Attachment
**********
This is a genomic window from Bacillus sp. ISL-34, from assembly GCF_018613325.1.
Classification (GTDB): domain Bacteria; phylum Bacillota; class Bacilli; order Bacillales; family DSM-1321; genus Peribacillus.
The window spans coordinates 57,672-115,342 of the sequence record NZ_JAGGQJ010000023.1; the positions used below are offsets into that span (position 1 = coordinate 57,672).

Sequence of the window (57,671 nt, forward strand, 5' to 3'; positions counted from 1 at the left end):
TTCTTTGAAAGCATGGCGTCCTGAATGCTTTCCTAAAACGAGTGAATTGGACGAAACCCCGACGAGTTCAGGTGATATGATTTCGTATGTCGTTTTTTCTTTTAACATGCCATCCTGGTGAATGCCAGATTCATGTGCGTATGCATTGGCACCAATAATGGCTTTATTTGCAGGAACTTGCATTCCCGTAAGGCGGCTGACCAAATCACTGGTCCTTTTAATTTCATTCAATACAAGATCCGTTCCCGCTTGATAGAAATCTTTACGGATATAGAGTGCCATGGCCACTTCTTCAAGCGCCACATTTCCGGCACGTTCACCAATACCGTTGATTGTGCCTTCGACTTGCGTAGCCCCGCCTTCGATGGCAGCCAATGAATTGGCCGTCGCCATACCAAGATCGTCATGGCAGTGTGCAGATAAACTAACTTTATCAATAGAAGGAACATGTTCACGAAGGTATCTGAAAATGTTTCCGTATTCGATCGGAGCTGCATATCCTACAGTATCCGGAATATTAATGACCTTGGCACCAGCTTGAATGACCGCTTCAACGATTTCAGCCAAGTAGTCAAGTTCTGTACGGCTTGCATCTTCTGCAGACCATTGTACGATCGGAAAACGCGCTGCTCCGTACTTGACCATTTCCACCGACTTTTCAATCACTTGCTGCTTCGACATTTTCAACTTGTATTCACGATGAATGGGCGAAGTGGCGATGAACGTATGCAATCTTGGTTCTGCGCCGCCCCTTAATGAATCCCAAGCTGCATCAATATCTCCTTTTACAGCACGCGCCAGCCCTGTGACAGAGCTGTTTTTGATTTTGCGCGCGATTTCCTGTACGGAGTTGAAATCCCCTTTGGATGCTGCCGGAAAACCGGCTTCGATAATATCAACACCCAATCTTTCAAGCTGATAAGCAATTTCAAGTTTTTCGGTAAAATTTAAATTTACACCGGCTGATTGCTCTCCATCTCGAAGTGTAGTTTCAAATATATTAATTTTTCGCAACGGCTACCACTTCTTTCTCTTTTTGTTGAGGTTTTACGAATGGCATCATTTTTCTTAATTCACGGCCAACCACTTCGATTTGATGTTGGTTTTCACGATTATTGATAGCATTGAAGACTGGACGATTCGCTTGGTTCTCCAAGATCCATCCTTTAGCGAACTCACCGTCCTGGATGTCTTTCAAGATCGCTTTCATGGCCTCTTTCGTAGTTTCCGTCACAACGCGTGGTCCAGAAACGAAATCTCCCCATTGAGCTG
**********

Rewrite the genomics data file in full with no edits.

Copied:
This is a genomic window from Bacillus sp. ISL-34, from assembly GCF_018613325.1.
Classification (GTDB): domain Bacteria; phylum Bacillota; class Bacilli; order Bacillales; family DSM-1321; genus Peribacillus.
The window spans coordinates 57,672-115,342 of the sequence record NZ_JAGGQJ010000023.1; the positions used below are offsets into that span (position 1 = coordinate 57,672).

Sequence of the window (57,671 nt, forward strand, 5' to 3'; positions counted from 1 at the left end):
TTCTTTGAAAGCATGGCGTCCTGAATGCTTTCCTAAAACGAGTGAATTGGACGAAACCCCGACGAGTTCAGGTGATATGATTTCGTATGTCGTTTTTTCTTTTAACATGCCATCCTGGTGAATGCCAGATTCATGTGCGTATGCATTGGCACCAATAATGGCTTTATTTGCAGGAACTTGCATTCCCGTAAGGCGGCTGACCAAATCACTGGTCCTTTTAATTTCATTCAATACAAGATCCGTTCCCGCTTGATAGAAATCTTTACGGATATAGAGTGCCATGGCCACTTCTTCAAGCGCCACATTTCCGGCACGTTCACCAATACCGTTGATTGTGCCTTCGACTTGCGTAGCCCCGCCTTCGATGGCAGCCAATGAATTGGCCGTCGCCATACCAAGATCGTCATGGCAGTGTGCAGATAAACTAACTTTATCAATAGAAGGAACATGTTCACGAAGGTATCTGAAAATGTTTCCGTATTCGATCGGAGCTGCATATCCTACAGTATCCGGAATATTAATGACCTTGGCACCAGCTTGAATGACCGCTTCAACGATTTCAGCCAAGTAGTCAAGTTCTGTACGGCTTGCATCTTCTGCAGACCATTGTACGATCGGAAAACGCGCTGCTCCGTACTTGACCATTTCCACCGACTTTTCAATCACTTGCTGCTTCGACATTTTCAACTTGTATTCACGATGAATGGGCGAAGTGGCGATGAACGTATGCAATCTTGGTTCTGCGCCGCCCCTTAATGAATCCCAAGCTGCATCAATATCTCCTTTTACAGCACGCGCCAGCCCTGTGACAGAGCTGTTTTTGATTTTGCGCGCGATTTCCTGTACGGAGTTGAAATCCCCTTTGGATGCTGCCGGAAAACCGGCTTCGATAATATCAACACCCAATCTTTCAAGCTGATAAGCAATTTCAAGTTTTTCGGTAAAATTTAAATTTACACCGGCTGATTGCTCTCCATCTCGAAGTGTAGTTTCAAATATATTAATTTTTCGCAACGGCTACCACTTCTTTCTCTTTTTGTTGAGGTTTTACGAATGGCATCATTTTTCTTAATTCACGGCCAACCACTTCGATTTGATGTTGGTTTTCACGATTATTGATAGCATTGAAGACTGGACGATTCGCTTGGTTCTCCAAGATCCATCCTTTAGCGAACTCACCGTCCTGGATGTCTTTCAAGATCGCTTTCATGGCCTCTTTCGTAGTTTCCGTCACAACGCGTGGTCCAGAAACGAAATCTCCCCATTGAGCTG